During the pandemic, banks and other financial institutions witnessed the importance of real-time and personalized interactions but with a digital-first approach. Being customer-centric is a critical aspect of organizational success in terms of retaining and growing their customer base; this has never been more important than now. For instance, banks shifted focus from providing transaction-focused services to value-driven advisory services to their customers. The value addition perceived by the customers will further enable them to build long-lasting relationships with their customers.
Salesforce’s Financial Service Cloud helps banks with effortless customer engagement on all channels in real time and across any device. Banks that earn customer trust with stronger relationships can stay ahead of the competition. And the way to do this is by leveraging digital innovations across the industry to become nimble, futuristic banks. Additionally, banks can establish a personalised, needs-based approach to engaging with their customers.
How secure are digital transactions? How can organizations leverage data to minimize any potential threats?
While digital payments created the opportunity for financial services institutions to better understand their customers, the risk of customer data being exploited by fraudsters became a major concern, especially for those coming into the digital channels for the first time and who were used to cash payments, which leave no digital footprint. With the democratisation of data, consumers are much more aware of their digital footprints and are often left wondering: when making a purchase, who is using my data, and what are they using it for? Additionally, choosing the right technology and solutions is critical to collecting such internal data efficiently, while maintaining safety and security.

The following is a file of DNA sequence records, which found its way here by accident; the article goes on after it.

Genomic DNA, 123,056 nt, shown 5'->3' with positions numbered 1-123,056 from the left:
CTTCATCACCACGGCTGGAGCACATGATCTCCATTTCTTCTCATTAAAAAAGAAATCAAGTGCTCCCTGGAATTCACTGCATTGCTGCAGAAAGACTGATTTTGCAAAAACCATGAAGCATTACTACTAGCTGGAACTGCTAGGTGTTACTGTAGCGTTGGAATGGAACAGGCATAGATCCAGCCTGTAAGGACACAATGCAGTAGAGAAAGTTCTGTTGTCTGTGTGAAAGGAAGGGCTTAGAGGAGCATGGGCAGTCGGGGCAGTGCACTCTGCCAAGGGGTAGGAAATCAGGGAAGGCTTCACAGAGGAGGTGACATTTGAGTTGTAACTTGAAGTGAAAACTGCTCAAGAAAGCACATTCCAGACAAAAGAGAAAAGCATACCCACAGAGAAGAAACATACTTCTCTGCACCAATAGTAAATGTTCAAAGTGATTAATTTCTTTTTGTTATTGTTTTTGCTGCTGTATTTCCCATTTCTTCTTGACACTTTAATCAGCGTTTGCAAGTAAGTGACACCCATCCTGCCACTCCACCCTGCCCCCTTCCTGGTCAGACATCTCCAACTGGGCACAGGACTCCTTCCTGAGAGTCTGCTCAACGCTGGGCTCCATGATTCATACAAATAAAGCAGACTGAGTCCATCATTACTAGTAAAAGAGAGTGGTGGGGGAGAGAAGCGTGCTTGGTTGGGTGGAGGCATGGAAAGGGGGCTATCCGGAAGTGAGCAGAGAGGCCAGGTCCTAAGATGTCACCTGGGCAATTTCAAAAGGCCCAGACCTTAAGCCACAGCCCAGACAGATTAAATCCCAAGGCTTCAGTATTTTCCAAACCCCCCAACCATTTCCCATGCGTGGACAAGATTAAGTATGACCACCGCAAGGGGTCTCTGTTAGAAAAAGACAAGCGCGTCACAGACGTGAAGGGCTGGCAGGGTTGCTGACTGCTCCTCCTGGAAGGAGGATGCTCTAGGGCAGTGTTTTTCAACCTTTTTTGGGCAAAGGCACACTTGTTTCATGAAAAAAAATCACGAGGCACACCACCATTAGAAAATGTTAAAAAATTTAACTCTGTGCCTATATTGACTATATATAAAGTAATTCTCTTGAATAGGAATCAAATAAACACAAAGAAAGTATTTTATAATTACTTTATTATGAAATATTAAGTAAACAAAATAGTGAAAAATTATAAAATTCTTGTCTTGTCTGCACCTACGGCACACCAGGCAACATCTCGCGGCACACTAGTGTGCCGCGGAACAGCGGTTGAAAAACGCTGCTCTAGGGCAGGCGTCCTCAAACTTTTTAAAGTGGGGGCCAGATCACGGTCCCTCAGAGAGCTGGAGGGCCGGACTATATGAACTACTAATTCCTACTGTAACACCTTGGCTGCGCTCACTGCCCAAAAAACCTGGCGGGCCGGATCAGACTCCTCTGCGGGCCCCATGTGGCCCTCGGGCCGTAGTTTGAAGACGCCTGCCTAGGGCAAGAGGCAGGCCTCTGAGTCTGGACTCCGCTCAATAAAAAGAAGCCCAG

Banking analytics solutions such as Tableau powered by Einstein AI help organizations unify data to automate tasks and connect channels. It gives banks the power to personalize service through any channel while unifying the entire banking experience across sales, service, and marketing. Data-driven solutions can assist with risk management operations, enabling banks to operate with confidence. By using data analytics in banking, you can monitor trends, predict behaviors, prevent fraud, and better understand your customers. Ultimately, it can help boost your performance and reduce operating costs.
How are traditional banks embracing digital transformation?
There has been a tectonic shift in the Indian financial services sector. Howsoever, traditional banks are in the right position for this transformation because they have what few new age entities have been able to build so far – TRUST: they can build on the established credibility that comes with having a physical presence, vintage, local understanding and provide customer-first digital services to stay relevant. On the other hand, fintech firms are surging into the mainstream, transforming how scores of Indians pay, bank, borrow, invest, and insure themselves. Telecom networks and e-commerce platforms have caused digital disruptions that are accelerating this 360-degree transformation.
Edited by Tanmoy Mitra